XCOM 2 let me create a crack team of alien-killing popstars

Taylor Swift died four weeks into the operation against the aliens.

She was in West Africa, part of a five-person team making a raid on an enemy convoy containing valuable supplies. She'd sprinted ahead of her squad, shotgun on her back, machete in her hand, when the snake-woman-thing came out of nowhere. As Taylor rounded a corner, the alien flicked its impossibly long forked tongue toward her, wrapping it around her armored body like a fleshy cable. Despite her training, she couldn't shake it off, and she was pulled backwards into the darkness. The alien coiled around her in one motion and choked the life out of her.

I regretted her loss, but I had no time to mourn. Taylor Swift was dead, but the rest of my squad — and the world — lived on. I had to save them both.

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XCOM 2 is a sequel to 2012's XCOM: Enemy Unknown, which itself was a reboot of the classic strategy series of the same name from 1994. As the commander of the shadowy XCOM project, XCOM asked you to use the world's resources to fend off an alien invasion — but XCOM 2 assumes you failed. It's now 2035, and aliens are in charge of governments, police forces, militaries, and the media. They stand in the streets and subjugate the human race, and only the XCOM project — now an underground resistance — can deliver humanity from oppression. That was why Taylor was in West Africa in the first place.

Taylor Swift wasn't born Taylor Swift. She came to me as Alice Cook. Alice was from Ireland, born in 2003, and grew up only knowing a world ruled by aliens. But as commander of the project, I could mold her, change her skills, her armor, her name, and even her face. With a shock of blonde hair, a tall frame, and a personality the game described as "happy-go-lucky," I decided Alice was now Taylor — and Taylor was going to fight.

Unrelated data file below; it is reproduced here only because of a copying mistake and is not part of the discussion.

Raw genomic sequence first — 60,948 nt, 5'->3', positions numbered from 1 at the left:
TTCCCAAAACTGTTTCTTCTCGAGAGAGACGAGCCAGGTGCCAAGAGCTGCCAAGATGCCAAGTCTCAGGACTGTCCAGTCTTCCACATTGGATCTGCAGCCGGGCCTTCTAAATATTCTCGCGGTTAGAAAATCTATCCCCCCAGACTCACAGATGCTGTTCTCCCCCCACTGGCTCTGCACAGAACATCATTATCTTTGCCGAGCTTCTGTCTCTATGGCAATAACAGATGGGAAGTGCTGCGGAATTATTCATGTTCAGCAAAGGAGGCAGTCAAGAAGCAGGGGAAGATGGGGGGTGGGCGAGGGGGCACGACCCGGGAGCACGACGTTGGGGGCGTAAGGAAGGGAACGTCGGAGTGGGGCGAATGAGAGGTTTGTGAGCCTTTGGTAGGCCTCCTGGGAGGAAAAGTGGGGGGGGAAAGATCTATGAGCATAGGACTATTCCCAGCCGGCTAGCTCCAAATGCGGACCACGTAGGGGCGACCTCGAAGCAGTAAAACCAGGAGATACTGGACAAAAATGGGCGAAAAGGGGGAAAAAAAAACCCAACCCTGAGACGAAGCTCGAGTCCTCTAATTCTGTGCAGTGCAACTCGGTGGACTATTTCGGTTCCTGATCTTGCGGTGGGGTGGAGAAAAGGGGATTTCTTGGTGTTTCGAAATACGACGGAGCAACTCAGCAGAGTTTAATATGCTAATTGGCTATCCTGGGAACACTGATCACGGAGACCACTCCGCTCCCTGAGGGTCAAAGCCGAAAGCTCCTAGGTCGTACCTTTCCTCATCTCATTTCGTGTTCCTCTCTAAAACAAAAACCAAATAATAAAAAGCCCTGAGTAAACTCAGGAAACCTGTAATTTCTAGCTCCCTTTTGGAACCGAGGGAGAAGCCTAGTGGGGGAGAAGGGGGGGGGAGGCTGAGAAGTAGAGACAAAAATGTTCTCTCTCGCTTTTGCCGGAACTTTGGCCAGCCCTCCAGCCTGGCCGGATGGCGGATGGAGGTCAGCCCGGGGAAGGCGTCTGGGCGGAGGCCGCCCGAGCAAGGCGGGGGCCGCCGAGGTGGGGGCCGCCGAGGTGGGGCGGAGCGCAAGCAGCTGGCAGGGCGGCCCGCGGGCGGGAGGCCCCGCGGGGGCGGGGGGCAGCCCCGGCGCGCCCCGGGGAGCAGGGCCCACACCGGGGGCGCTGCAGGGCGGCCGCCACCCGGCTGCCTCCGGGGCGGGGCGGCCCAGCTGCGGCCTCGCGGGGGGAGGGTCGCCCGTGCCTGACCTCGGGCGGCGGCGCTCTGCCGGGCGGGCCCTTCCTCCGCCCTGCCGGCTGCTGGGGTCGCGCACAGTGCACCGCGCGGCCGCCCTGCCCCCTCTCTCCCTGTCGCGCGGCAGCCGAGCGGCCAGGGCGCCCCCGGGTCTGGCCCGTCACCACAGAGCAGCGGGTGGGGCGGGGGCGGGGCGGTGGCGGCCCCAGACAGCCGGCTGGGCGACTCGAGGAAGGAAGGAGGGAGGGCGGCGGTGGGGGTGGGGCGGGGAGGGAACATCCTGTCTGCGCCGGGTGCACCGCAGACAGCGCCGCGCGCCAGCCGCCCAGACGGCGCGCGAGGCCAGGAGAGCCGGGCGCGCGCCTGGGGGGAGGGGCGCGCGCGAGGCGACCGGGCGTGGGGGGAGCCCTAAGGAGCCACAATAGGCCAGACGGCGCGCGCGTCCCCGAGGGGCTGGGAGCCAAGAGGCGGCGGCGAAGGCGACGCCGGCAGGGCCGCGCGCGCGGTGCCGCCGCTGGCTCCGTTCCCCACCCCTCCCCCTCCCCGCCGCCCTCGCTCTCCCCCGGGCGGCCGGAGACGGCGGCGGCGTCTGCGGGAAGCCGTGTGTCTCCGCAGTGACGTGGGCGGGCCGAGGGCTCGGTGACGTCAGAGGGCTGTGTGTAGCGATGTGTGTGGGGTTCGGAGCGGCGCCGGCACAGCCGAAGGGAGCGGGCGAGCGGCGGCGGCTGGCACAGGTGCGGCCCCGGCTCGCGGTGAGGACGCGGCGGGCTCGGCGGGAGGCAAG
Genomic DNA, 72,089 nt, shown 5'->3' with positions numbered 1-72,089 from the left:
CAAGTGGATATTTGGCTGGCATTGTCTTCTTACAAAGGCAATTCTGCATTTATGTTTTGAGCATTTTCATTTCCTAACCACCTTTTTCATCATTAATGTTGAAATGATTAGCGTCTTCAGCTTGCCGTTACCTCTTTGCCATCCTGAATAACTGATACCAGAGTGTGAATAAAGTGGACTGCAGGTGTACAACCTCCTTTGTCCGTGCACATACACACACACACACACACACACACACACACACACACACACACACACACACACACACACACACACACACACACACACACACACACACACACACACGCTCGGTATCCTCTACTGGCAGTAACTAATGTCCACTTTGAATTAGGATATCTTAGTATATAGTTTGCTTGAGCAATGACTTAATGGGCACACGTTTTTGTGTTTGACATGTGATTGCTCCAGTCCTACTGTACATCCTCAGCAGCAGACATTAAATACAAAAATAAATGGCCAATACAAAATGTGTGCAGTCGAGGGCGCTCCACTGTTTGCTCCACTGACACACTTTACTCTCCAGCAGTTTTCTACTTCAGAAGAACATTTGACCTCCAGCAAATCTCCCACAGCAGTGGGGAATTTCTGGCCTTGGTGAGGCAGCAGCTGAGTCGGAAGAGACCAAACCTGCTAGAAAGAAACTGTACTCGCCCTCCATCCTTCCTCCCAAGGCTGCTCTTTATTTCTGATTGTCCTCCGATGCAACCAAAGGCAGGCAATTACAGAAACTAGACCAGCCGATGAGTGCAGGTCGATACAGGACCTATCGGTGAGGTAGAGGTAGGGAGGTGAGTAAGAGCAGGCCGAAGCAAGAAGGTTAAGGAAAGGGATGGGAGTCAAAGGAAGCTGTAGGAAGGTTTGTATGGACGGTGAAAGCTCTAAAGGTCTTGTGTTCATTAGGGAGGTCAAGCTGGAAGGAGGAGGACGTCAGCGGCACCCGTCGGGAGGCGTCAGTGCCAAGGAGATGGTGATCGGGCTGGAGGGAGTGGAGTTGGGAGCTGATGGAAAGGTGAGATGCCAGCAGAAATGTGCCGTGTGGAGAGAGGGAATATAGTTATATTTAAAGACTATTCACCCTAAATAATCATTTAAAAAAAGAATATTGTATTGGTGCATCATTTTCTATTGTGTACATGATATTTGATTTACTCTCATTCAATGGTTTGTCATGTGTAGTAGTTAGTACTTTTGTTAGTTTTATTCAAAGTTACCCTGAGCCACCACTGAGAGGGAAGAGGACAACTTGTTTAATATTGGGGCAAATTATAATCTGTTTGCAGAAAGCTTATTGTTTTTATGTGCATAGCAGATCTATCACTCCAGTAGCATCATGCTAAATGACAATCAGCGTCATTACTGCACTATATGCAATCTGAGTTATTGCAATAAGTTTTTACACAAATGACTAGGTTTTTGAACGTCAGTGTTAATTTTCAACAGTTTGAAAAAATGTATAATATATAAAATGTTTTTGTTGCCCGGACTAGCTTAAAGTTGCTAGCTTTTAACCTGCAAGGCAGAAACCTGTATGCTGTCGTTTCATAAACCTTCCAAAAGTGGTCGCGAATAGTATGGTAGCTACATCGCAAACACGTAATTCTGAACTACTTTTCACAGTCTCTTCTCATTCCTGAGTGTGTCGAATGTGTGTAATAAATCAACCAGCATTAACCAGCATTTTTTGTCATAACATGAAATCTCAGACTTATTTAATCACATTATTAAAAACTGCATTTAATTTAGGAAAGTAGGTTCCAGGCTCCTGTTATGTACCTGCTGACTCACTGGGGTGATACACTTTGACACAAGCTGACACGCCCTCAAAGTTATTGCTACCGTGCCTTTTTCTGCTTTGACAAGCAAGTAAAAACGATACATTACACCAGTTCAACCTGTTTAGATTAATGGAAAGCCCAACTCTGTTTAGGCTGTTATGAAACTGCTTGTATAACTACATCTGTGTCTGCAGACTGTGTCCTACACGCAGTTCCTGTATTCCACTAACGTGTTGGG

Aliens have ruled the Earth for 15 years, you know?

XCOM 2's core game takes place on small maps split into grid spaces. As commander, you take small squads of soldiers — first four, then five, then six — into these areas to do turn-based battle against an array of alien forces. Your soldiers execute the orders you've given them one by one — moving, reloading, shooting, or setting up special attacks — before the aliens get to have their go.

Taylor had started the mission in West Africa by slamming her back against the nearest wall. Cover is vital to keeping your soldiers alive on the field: hiding behind solid objects reduces the chance that your enemy's bullets, blobs, and tongues will connect with your handpicked troops. The brick wall Taylor was ducked behind offered full cover — represented by a full blue shield on the game's UI — but even half cover, like a tree stump or a wooden fence, is better than nothing. Further back, I moved my sniper — Rihanna — onto a ridge. She clambered over the rock, unable to shoot this turn, but readying her rifle for her next command.

Clever commanders will flank their enemies, pin them down with long-range fire while other soldiers move around the outside for the killing blow. As Rihanna watched down the scope, I moved the rest of my soldiers. Beyoncé covered the west approach, her minigun ready to hurl hot lead at any oncoming aliens, while Adele stood in the middle, controlling a drone that could hack enemy machinery or heal friendly troops.

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But it was Taylor that was the thin end of my wedge. As soldiers complete more missions, they unlock specializations. Other classes included sharpshooters and a new psi-ops type that can shred aliens with their minds, but Taylor was a ranger, a shotgun-toting class designed for close-range combat. Classes can be upgraded in a variety of ways: I could've made her a figurative ghost, almost invisible to the enemy until she was close enough to press the muzzle of her shotgun against their back, but I chose to go for a more frontal approach. I gave her the "blademaster" skill, handing her a three-foot machete and the chance to perform a running slash attack. The move often left her exposed, out of vital cover, but it also reliably skimmed huge chunks of health off any enemies unlucky enough to get in her way.